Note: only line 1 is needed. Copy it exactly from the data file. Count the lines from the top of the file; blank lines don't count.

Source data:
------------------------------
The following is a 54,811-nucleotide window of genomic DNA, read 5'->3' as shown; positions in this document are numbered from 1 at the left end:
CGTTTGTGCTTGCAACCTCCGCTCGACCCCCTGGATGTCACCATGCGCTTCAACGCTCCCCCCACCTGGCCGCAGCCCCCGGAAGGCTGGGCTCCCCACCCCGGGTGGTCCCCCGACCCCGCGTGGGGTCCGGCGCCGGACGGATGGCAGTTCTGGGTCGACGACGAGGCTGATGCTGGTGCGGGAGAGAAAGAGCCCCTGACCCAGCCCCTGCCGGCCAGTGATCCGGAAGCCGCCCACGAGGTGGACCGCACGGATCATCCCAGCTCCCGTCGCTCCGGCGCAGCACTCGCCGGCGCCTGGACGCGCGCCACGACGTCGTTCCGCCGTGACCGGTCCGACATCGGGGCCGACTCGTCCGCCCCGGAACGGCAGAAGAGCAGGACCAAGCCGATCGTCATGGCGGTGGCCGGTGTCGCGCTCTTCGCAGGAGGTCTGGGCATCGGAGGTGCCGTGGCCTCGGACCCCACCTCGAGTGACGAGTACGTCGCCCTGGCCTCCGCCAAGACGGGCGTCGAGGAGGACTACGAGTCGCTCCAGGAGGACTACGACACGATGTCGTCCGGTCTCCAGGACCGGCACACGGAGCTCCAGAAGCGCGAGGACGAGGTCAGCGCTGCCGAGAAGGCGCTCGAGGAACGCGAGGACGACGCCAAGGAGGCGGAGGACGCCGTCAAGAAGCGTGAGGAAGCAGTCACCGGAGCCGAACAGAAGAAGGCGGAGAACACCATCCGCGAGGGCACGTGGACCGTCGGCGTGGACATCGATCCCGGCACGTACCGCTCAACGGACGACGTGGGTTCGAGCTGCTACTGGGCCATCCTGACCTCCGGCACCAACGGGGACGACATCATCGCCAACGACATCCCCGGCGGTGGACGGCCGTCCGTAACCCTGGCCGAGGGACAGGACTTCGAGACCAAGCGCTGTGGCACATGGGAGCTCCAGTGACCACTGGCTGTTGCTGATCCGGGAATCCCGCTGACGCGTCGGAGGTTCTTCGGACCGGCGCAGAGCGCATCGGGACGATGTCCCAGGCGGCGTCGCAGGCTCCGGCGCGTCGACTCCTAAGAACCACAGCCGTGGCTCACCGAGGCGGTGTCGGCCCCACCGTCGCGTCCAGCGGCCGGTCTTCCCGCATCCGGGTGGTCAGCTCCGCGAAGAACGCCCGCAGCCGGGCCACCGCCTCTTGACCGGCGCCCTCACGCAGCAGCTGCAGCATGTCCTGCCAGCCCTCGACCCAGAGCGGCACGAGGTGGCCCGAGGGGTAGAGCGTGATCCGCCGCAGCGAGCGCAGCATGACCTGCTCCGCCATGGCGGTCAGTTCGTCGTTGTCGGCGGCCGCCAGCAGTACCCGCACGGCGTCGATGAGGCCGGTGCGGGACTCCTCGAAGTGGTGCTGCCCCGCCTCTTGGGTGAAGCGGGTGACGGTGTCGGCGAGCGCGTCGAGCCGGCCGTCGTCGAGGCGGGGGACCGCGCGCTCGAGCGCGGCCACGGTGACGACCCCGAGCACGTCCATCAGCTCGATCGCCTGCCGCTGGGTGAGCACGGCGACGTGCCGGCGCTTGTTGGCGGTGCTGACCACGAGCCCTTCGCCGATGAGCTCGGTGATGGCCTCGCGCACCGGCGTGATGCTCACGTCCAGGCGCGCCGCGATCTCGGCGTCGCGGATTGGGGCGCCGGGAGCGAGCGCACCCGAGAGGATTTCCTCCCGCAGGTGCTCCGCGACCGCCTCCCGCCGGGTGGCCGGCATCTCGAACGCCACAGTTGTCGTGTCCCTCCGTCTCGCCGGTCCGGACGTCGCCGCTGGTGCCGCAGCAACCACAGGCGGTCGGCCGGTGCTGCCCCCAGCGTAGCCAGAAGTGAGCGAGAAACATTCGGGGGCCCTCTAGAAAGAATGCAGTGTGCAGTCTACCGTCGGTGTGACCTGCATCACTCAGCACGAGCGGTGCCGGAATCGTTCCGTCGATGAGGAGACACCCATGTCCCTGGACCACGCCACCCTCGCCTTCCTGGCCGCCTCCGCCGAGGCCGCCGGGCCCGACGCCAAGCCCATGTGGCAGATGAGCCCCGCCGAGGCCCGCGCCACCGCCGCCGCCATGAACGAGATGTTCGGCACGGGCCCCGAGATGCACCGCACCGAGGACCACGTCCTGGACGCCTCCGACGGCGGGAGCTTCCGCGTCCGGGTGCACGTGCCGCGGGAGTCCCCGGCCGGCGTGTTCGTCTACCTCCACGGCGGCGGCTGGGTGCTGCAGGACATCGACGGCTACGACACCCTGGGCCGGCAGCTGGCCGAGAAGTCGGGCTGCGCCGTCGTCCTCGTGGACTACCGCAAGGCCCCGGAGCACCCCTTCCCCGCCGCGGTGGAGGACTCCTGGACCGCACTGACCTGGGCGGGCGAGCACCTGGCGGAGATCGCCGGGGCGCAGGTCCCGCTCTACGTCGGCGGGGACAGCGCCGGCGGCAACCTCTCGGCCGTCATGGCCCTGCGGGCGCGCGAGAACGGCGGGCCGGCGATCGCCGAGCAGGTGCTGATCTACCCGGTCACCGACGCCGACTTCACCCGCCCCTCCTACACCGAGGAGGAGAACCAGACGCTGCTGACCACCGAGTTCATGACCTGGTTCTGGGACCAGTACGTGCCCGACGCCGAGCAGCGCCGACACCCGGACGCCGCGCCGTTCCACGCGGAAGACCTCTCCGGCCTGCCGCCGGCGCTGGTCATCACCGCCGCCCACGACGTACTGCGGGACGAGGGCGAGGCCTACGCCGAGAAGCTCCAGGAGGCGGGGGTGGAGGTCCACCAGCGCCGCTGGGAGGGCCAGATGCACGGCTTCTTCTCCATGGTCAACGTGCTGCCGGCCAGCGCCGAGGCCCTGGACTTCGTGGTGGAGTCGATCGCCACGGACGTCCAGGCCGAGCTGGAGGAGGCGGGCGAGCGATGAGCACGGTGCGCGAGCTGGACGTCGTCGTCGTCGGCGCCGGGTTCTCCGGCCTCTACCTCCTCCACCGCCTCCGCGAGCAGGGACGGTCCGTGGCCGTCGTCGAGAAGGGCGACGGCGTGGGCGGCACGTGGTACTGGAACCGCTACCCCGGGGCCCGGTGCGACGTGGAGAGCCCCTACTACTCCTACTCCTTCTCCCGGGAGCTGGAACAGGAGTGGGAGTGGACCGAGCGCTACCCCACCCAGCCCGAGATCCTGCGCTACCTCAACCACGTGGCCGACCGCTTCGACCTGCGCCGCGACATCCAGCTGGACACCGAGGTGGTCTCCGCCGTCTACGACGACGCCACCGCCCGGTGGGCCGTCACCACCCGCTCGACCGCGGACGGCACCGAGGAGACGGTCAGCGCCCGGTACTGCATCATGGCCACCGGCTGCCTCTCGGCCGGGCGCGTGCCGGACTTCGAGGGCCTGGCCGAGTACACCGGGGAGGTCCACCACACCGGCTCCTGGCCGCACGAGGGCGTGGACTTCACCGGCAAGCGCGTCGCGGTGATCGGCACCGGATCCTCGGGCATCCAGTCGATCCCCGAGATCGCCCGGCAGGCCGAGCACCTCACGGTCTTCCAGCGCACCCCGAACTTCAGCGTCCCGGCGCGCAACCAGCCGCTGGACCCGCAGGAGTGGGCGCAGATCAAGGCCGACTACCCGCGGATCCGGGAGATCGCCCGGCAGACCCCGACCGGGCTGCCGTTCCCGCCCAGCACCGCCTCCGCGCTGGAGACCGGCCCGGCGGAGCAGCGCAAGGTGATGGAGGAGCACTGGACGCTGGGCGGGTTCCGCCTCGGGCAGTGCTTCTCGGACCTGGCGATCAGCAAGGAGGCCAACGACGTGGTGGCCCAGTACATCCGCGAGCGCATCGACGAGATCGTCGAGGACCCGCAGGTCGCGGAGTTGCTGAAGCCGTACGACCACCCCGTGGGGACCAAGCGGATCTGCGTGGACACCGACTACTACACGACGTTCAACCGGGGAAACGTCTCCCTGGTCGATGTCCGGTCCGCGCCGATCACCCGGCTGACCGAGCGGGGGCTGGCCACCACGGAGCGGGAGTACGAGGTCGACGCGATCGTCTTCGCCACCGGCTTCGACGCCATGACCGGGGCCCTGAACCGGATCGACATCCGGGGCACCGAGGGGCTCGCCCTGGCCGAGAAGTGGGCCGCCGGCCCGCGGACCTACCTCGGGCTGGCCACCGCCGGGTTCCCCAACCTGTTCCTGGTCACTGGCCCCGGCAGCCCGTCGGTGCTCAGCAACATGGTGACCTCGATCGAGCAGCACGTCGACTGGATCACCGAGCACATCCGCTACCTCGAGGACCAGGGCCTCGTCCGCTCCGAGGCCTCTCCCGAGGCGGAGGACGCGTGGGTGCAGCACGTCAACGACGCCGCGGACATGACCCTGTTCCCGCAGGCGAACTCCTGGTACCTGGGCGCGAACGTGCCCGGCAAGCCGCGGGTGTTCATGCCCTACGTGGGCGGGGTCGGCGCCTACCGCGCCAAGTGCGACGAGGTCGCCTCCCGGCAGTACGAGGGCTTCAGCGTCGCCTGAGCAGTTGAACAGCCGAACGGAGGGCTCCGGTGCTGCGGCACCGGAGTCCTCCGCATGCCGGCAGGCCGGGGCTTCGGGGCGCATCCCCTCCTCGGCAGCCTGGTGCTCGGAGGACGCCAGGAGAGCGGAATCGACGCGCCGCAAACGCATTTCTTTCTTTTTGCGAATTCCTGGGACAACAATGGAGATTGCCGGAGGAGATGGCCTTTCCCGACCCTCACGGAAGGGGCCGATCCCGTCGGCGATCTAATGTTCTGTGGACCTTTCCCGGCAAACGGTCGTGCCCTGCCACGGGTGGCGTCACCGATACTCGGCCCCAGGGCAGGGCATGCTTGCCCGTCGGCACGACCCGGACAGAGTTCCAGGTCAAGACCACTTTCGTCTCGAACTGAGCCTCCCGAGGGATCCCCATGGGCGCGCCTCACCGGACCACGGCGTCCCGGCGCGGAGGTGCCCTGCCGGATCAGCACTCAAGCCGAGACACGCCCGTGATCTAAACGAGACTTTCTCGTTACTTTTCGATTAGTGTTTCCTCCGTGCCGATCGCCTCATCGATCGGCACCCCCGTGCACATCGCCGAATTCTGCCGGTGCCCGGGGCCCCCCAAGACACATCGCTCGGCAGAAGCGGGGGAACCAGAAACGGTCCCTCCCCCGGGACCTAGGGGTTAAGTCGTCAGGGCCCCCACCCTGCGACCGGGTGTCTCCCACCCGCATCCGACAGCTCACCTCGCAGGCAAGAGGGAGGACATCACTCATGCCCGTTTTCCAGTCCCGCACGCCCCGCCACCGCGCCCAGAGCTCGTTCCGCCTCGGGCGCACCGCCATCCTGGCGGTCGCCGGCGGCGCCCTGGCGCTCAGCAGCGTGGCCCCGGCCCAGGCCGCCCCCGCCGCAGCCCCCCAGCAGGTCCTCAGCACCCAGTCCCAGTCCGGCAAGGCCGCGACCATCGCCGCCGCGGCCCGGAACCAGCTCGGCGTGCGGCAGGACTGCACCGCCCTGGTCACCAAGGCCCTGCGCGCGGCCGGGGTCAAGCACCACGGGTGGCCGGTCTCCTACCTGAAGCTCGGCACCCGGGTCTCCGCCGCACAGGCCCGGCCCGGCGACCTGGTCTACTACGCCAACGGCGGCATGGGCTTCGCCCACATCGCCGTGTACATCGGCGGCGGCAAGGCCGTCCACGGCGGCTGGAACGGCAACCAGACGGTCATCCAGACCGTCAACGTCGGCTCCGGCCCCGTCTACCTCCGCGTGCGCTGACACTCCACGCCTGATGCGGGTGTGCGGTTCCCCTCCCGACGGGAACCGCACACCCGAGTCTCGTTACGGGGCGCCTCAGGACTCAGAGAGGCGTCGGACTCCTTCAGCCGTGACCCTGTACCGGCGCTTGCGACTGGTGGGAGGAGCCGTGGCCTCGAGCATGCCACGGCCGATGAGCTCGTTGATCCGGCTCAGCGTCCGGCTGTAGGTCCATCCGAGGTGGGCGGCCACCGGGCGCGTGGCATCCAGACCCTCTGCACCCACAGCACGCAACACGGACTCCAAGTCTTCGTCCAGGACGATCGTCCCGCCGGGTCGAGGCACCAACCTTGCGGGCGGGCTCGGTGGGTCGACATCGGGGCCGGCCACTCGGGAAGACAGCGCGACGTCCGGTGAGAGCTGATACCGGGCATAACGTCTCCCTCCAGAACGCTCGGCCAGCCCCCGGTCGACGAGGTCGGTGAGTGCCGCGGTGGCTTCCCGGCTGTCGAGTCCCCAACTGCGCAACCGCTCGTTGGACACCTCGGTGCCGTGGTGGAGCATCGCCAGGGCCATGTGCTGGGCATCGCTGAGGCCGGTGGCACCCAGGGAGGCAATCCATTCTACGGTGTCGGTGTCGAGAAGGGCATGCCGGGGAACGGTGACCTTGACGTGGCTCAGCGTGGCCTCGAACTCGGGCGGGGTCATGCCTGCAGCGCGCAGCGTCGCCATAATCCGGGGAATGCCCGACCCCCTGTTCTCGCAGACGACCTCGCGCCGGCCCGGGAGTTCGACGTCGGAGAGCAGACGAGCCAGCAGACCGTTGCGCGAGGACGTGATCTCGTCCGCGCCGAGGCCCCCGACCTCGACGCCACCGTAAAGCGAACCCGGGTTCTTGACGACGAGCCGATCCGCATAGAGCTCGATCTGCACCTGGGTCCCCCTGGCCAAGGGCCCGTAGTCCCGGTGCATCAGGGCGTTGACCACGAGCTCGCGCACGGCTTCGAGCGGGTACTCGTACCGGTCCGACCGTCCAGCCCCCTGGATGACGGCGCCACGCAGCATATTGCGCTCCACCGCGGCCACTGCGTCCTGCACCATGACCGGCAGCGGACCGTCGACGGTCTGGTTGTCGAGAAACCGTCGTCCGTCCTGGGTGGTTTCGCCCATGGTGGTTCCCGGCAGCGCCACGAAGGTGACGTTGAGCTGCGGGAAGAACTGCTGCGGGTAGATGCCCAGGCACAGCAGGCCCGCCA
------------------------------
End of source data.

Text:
The following is a 54,811-nucleotide window of genomic DNA, read 5'->3' as shown; positions in this document are numbered from 1 at the left end: